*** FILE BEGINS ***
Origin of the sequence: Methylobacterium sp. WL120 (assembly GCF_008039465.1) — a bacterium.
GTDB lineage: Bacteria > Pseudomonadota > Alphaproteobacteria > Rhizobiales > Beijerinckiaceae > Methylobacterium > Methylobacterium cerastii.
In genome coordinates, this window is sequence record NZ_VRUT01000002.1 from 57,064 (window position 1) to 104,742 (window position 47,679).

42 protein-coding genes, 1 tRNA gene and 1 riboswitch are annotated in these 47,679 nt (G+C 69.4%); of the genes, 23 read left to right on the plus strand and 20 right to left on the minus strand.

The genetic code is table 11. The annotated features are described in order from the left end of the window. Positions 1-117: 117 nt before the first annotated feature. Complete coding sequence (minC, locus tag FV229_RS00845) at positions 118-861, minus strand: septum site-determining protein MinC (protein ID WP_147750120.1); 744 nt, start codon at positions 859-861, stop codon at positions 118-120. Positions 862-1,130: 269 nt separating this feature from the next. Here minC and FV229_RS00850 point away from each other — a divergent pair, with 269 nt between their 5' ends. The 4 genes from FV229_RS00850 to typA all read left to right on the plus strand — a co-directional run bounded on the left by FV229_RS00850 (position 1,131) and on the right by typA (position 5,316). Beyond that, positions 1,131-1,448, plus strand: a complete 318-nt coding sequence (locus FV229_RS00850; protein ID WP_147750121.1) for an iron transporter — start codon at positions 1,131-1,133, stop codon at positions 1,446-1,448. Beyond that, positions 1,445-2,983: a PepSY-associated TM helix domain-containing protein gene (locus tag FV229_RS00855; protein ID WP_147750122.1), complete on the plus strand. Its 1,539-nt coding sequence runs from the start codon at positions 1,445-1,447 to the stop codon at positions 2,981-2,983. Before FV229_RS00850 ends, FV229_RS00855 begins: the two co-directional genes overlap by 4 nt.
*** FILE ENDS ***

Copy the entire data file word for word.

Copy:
Origin of the sequence: Methylobacterium sp. WL120 (assembly GCF_008039465.1) — a bacterium.
GTDB lineage: Bacteria > Pseudomonadota > Alphaproteobacteria > Rhizobiales > Beijerinckiaceae > Methylobacterium > Methylobacterium cerastii.
In genome coordinates, this window is sequence record NZ_VRUT01000002.1 from 57,064 (window position 1) to 104,742 (window position 47,679).

42 protein-coding genes, 1 tRNA gene and 1 riboswitch are annotated in these 47,679 nt (G+C 69.4%); of the genes, 23 read left to right on the plus strand and 20 right to left on the minus strand.

The genetic code is table 11. The annotated features are described in order from the left end of the window. Positions 1-117: 117 nt before the first annotated feature. Complete coding sequence (minC, locus tag FV229_RS00845) at positions 118-861, minus strand: septum site-determining protein MinC (protein ID WP_147750120.1); 744 nt, start codon at positions 859-861, stop codon at positions 118-120. Positions 862-1,130: 269 nt separating this feature from the next. Here minC and FV229_RS00850 point away from each other — a divergent pair, with 269 nt between their 5' ends. The 4 genes from FV229_RS00850 to typA all read left to right on the plus strand — a co-directional run bounded on the left by FV229_RS00850 (position 1,131) and on the right by typA (position 5,316). Beyond that, positions 1,131-1,448, plus strand: a complete 318-nt coding sequence (locus FV229_RS00850; protein ID WP_147750121.1) for an iron transporter — start codon at positions 1,131-1,133, stop codon at positions 1,446-1,448. Beyond that, positions 1,445-2,983: a PepSY-associated TM helix domain-containing protein gene (locus tag FV229_RS00855; protein ID WP_147750122.1), complete on the plus strand. Its 1,539-nt coding sequence runs from the start codon at positions 1,445-1,447 to the stop codon at positions 2,981-2,983. Before FV229_RS00850 ends, FV229_RS00855 begins: the two co-directional genes overlap by 4 nt.